April 16th, 2012 01:19 PM║ Posted By: John Pennington ║ Permalink
║ Schools: Florida, South Carolina
Tags: Heisman Trophy, Sunshine State, Tim Tebow, Urban Meyer
Steve Spurrier won a Heisman Trophy as a player at Florida. He then returned to his alma mater and made the Gator program one of the top five jobs in America.
But when Urban Meyer hoisted his second BCS crystal football in 2008, there were some who said the Gators newest coach had surpassed the older coach.
George Diaz of The Orlando Sentinel says a bit more time has proven that that was just not the case:
“Even now, as head coach at South Carolina, Spurrier channels the profile of the Perfect Gator: A blend of cockiness and charisma. A man who embraces all the darts and arrows. A man who loves to pile on, just because. What’s not to love?
This is why Spurrier — years after leaving — will forever be king of Florida football, while Urban Meyer is a bit like the emperor with no clothes.
Sure the two national titles are fancy ornaments on his resume, but Meyer’s legacy will forever be tarnished by the rest of his “accomplishments.” In simpler terms, he was nothing more than a hired mercenary who did his job, got sloppy, bored and disinterested, and helped dismantle a program he helped rebuild into a national power.”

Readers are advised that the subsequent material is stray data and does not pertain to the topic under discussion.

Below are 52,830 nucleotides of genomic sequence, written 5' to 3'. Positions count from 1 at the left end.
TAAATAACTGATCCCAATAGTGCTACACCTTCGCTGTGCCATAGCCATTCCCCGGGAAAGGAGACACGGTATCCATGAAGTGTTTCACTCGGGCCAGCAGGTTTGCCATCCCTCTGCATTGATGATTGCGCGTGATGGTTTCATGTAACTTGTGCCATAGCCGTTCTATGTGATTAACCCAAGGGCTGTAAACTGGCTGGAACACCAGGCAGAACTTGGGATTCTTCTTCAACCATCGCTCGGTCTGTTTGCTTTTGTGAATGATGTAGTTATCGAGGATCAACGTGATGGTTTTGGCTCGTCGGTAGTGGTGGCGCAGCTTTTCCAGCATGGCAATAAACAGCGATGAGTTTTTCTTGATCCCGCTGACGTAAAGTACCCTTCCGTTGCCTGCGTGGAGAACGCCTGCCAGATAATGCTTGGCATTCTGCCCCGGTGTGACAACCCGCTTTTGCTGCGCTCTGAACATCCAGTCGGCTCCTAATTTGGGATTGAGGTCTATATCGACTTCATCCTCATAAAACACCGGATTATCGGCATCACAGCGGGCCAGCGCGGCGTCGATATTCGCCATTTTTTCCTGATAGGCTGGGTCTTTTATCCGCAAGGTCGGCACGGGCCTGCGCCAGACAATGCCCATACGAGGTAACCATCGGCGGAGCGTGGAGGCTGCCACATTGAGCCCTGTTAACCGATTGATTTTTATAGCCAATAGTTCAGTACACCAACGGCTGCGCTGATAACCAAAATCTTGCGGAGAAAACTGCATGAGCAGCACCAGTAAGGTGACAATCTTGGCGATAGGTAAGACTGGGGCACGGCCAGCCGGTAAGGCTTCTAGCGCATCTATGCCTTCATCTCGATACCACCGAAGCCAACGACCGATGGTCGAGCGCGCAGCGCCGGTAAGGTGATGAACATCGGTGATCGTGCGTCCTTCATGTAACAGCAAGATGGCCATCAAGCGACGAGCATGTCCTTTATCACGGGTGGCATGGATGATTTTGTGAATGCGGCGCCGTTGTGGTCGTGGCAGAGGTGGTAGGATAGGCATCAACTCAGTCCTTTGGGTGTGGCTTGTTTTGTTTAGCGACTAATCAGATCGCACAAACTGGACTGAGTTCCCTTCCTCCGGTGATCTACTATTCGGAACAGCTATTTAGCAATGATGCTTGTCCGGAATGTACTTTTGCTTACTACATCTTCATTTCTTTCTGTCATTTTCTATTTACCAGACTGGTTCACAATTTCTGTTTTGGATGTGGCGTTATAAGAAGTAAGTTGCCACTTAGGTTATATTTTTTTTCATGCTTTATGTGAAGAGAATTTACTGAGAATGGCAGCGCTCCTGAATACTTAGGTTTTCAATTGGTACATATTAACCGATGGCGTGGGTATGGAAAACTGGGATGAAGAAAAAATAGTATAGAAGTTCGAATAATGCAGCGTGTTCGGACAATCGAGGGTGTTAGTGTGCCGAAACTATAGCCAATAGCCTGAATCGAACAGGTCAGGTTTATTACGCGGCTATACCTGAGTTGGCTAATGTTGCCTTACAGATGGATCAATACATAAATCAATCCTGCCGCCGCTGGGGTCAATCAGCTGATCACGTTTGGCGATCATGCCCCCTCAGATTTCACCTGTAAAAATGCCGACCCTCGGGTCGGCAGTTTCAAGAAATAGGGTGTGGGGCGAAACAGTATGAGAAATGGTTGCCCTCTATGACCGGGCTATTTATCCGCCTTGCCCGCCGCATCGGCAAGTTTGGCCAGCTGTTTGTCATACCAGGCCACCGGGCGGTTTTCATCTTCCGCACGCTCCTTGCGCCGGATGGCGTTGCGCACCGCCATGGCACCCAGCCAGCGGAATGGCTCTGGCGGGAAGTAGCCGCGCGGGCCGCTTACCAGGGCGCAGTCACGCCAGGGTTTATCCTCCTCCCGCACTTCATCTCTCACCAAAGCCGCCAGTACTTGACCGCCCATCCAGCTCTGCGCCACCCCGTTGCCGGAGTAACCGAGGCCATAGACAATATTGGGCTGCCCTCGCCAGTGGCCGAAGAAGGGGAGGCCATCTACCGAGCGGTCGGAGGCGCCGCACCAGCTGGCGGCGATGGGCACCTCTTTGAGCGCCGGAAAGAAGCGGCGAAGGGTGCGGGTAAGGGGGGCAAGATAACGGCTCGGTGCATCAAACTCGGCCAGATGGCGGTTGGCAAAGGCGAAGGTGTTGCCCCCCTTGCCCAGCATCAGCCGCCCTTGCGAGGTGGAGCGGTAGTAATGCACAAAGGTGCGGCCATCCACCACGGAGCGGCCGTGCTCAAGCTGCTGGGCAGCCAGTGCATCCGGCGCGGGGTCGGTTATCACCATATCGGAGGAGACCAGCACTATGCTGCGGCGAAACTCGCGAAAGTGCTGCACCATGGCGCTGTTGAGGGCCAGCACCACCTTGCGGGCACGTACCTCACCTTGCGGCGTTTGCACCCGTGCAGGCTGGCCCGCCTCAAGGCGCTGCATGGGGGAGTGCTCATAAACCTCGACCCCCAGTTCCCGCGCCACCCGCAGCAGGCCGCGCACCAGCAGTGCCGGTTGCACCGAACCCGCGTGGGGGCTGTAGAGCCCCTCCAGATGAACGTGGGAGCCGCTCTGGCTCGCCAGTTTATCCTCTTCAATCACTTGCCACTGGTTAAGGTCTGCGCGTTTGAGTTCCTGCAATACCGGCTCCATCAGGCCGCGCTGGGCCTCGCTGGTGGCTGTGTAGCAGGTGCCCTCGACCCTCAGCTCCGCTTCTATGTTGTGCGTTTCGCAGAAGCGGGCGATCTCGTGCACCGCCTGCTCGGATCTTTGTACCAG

Too strong? Not in my view. Spurrier tapped into the recruiting base of the Sunshine State like no other coach in Gator history. His personality — as well as his play-calling — gained the UF program national recognition.
All that has come since — whether it was won by Meyer or will be won by Muschamp — can be traced back to the moment Spurrier took a good Florida program often bathed in scandal and made it a great football program with a clean record.
While Meyer won, he didn’t leave things in as good of order as he found it. Tim Tebow — as we’ve written many times — was a once in a generation type of player who happened to pass through on his watch. And scandals and arrests and drama and turmoil returned to Gainesville on Meyer’s watch as well.
Meyer has one more national title than Spurrier, but without Spurrier first laying the foundation, it’s doubtful Meyer would have accomplished nearly as much as he did in the roughneck SEC.
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